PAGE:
Tammis Keefe for Marlboro Shirts

It may not be immediately obvious why I recently added this shirt to my collection. All will become clear when you see the closeup of the print.

If you have followed my writings for a while, you already know that I have a fondness for textile designs by Tammis Keefe. Today she is most remembered for her hankies and towels, but she also designed home decorator fabrics, and for a short time starting in 1957, she worked on textile design for the Marlboro Shirt Company.

If you are like me, the greatest association with Marlboro is with the cigarette brand. Marlboro Shirt Company was an entirely different company, though it does appear that at some point the company was acquired by Philip Morris, which also made the cigarettes. But my story dates to 1957 and 1958, long before that acquisition.

Marlboro Shirt Company had a long history, being formed in 1890. It was located in Baltimore, and for years men’s shirts were the only product. By the 1940s Marlboro had expanded into other men’s apparel, like bathing suits, pajamas, and jackets. In 1957 they entered the women’s shirt market with a new brand, Lady Marlboro.

At the same time, it was decided that the traditional man’s shirt could be made in sports styles, or rather, leisure styles to fit the increasingly casual American lifestyle. Tammis Keefe was brought in to design textiles that would fit into a more casual style. According to a paper written by FIT graduate student Suzanne Chee in 1990, many of the prints were (like mine) conversational in nature. She adapted antique motifs like vintage theater playbills and antique playing cards.  And the shirts were made for men and women in matching prints.

To me, the designs do not look as though they were actually drawn by Tammis Keefe. The style of the ones I have seen all have an antique print look. Or maybe I’m not giving Ms. Keefe enough credit. I’m sure she could draw in more than the midcentury style she is most known for.

The closeup views reveal why I had to have this one. There are tennis players…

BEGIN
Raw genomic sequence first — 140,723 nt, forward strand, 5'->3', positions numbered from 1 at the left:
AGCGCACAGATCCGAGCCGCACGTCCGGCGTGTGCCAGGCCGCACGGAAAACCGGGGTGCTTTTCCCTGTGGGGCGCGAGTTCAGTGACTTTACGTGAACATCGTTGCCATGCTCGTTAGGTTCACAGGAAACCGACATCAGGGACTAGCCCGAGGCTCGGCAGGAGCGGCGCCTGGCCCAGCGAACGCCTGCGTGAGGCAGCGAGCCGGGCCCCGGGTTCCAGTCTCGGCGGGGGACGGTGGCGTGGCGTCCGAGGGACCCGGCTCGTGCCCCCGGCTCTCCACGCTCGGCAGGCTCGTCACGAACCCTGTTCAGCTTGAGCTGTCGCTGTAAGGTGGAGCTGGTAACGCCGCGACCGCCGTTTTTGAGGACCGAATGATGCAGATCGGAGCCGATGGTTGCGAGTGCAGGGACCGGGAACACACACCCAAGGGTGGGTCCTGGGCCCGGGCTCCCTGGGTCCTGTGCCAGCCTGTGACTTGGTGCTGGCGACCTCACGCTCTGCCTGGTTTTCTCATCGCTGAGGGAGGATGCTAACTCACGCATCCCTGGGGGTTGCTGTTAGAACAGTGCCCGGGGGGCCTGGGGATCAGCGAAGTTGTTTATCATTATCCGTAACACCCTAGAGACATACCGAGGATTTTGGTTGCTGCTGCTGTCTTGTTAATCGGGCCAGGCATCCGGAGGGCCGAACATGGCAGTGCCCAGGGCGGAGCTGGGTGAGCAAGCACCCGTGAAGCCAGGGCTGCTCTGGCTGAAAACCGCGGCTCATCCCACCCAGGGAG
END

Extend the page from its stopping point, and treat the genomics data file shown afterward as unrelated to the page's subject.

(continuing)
beach croquet…

and fishers.

I bought this even though it is badly faded. It must have been a favorite piece. The color is actually an olive green, but I can’t help but wonder if it was made in other colors as well. And if anyone has the matching man’s shirt, I’d love to add it to keep this one company.


Filed under Collecting, Designers, Sportswear, Summer Sports, Textiles

5 responses to “Tammis Keefe for Marlboro Shirts

  1. Jacq Staubs

    This print is so interesting – as it looks like the registry prints associated with interior fabrics from the previous decade. Often used on upholstery and drapery.Akin to a toile. Fascinating stuff. Thank you / i missed the earlier posting. Must read more about her.


  2. Christine Seid

    What an interesting print – it looks like it has quite a repeat In the pattern- more scenes than you’ve individually posted. That’s the kind of textile I could get lost in. Thanks so much!!


  3. I have a collection of Keefe’s handkerchiefs. This style is so different. It would be interesting to find more examples.


  4. Nann

    How interesting! I’m a Tammis fan, too — I have hankies and dish towels. And I got an interlibrary loan copy of the Chee research paper (and makde a copy for myself). (Did you know her partner was advertising exec Jane Trahey’s? Trahey wrote Life With Mother Superior which became a movie called “The Trouble With Angels” starring Hayley Mills and Rosalind Russell.)


  5. One of the saddest parts of reading about older American garments is that they were all made in this country.

    Maybe I’m simplifying but I wonder if our national decline has something to do with the fact that our clothing is not made here. People that used to have useful jobs making things in all cities and towns of the US no longer have that option. No wonder drug abuse and violence take over where useful enterprise leaves.

    How bitterly ironic that vintage American clothes, styles made here, manufactured here, are often sought after in those nations we defeated in WWII.

    Japan has a huge industry of Vintage Americana sellers and wearers who especially respect the high quality of 1950s American clothes.

    I wish our leaders (whatever that abused and hollow word means today) would craft a national policy to rebuild our crafts and factories in every state, even creating protective taxes, to encourage American made clothes again.


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